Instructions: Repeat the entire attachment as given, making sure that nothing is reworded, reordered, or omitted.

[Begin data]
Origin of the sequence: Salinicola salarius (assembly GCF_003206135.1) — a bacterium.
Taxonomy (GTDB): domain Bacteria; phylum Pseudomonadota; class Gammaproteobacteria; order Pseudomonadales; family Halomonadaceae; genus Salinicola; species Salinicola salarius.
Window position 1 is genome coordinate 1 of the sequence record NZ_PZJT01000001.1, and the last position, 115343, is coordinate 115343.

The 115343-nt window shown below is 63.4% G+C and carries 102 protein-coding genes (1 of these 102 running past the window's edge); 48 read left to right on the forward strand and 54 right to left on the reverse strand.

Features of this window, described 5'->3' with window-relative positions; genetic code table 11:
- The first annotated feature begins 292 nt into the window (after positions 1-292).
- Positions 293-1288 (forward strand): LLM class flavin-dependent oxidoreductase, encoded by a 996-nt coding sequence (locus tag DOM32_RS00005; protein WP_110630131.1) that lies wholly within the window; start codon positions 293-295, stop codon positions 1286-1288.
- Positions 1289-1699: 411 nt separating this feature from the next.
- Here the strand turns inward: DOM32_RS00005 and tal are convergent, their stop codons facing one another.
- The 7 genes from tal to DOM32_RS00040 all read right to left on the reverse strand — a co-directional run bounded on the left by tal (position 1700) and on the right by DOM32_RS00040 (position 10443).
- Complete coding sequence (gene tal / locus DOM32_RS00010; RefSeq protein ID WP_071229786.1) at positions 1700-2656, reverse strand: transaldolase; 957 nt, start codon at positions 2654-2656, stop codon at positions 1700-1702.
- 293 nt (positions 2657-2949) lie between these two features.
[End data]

Origin of the sequence: Salinicola salarius (assembly GCF_003206135.1) — a bacterium.
Taxonomy (GTDB): domain Bacteria; phylum Pseudomonadota; class Gammaproteobacteria; order Pseudomonadales; family Halomonadaceae; genus Salinicola; species Salinicola salarius.
Window position 1 is genome coordinate 1 of the sequence record NZ_PZJT01000001.1, and the last position, 115343, is coordinate 115343.

The 115343-nt window shown below is 63.4% G+C and carries 102 protein-coding genes (1 of these 102 running past the window's edge); 48 read left to right on the forward strand and 54 right to left on the reverse strand.

Features of this window, described 5'->3' with window-relative positions; genetic code table 11:
- The first annotated feature begins 292 nt into the window (after positions 1-292).
- Positions 293-1288 (forward strand): LLM class flavin-dependent oxidoreductase, encoded by a 996-nt coding sequence (locus tag DOM32_RS00005; protein WP_110630131.1) that lies wholly within the window; start codon positions 293-295, stop codon positions 1286-1288.
- Positions 1289-1699: 411 nt separating this feature from the next.
- Here the strand turns inward: DOM32_RS00005 and tal are convergent, their stop codons facing one another.
- The 7 genes from tal to DOM32_RS00040 all read right to left on the reverse strand — a co-directional run bounded on the left by tal (position 1700) and on the right by DOM32_RS00040 (position 10443).
- Complete coding sequence (gene tal / locus DOM32_RS00010; RefSeq protein ID WP_071229786.1) at positions 1700-2656, reverse strand: transaldolase; 957 nt, start codon at positions 2654-2656, stop codon at positions 1700-1702.
- 293 nt (positions 2657-2949) lie between these two features.